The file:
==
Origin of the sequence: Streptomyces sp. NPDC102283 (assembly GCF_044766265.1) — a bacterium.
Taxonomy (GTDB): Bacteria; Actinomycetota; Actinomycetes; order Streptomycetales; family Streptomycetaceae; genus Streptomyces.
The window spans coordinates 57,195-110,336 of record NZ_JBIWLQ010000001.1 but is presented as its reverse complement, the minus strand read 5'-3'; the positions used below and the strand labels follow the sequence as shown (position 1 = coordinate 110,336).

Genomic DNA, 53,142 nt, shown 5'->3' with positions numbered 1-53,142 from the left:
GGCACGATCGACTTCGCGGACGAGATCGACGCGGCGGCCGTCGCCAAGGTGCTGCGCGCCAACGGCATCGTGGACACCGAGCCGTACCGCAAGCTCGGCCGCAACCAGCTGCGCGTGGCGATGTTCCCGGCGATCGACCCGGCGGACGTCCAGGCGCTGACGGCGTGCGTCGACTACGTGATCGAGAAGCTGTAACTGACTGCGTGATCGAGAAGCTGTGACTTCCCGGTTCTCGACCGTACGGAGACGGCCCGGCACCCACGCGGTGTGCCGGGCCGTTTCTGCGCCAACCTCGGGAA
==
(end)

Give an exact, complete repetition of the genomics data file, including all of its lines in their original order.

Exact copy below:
Origin of the sequence: Streptomyces sp. NPDC102283 (assembly GCF_044766265.1) — a bacterium.
Taxonomy (GTDB): Bacteria; Actinomycetota; Actinomycetes; order Streptomycetales; family Streptomycetaceae; genus Streptomyces.
The window spans coordinates 57,195-110,336 of record NZ_JBIWLQ010000001.1 but is presented as its reverse complement, the minus strand read 5'-3'; the positions used below and the strand labels follow the sequence as shown (position 1 = coordinate 110,336).

Genomic DNA, 53,142 nt, shown 5'->3' with positions numbered 1-53,142 from the left:
GGCACGATCGACTTCGCGGACGAGATCGACGCGGCGGCCGTCGCCAAGGTGCTGCGCGCCAACGGCATCGTGGACACCGAGCCGTACCGCAAGCTCGGCCGCAACCAGCTGCGCGTGGCGATGTTCCCGGCGATCGACCCGGCGGACGTCCAGGCGCTGACGGCGTGCGTCGACTACGTGATCGAGAAGCTGTAACTGACTGCGTGATCGAGAAGCTGTGACTTCCCGGTTCTCGACCGTACGGAGACGGCCCGGCACCCACGCGGTGTGCCGGGCCGTTTCTGCGCCAACCTCGGGAA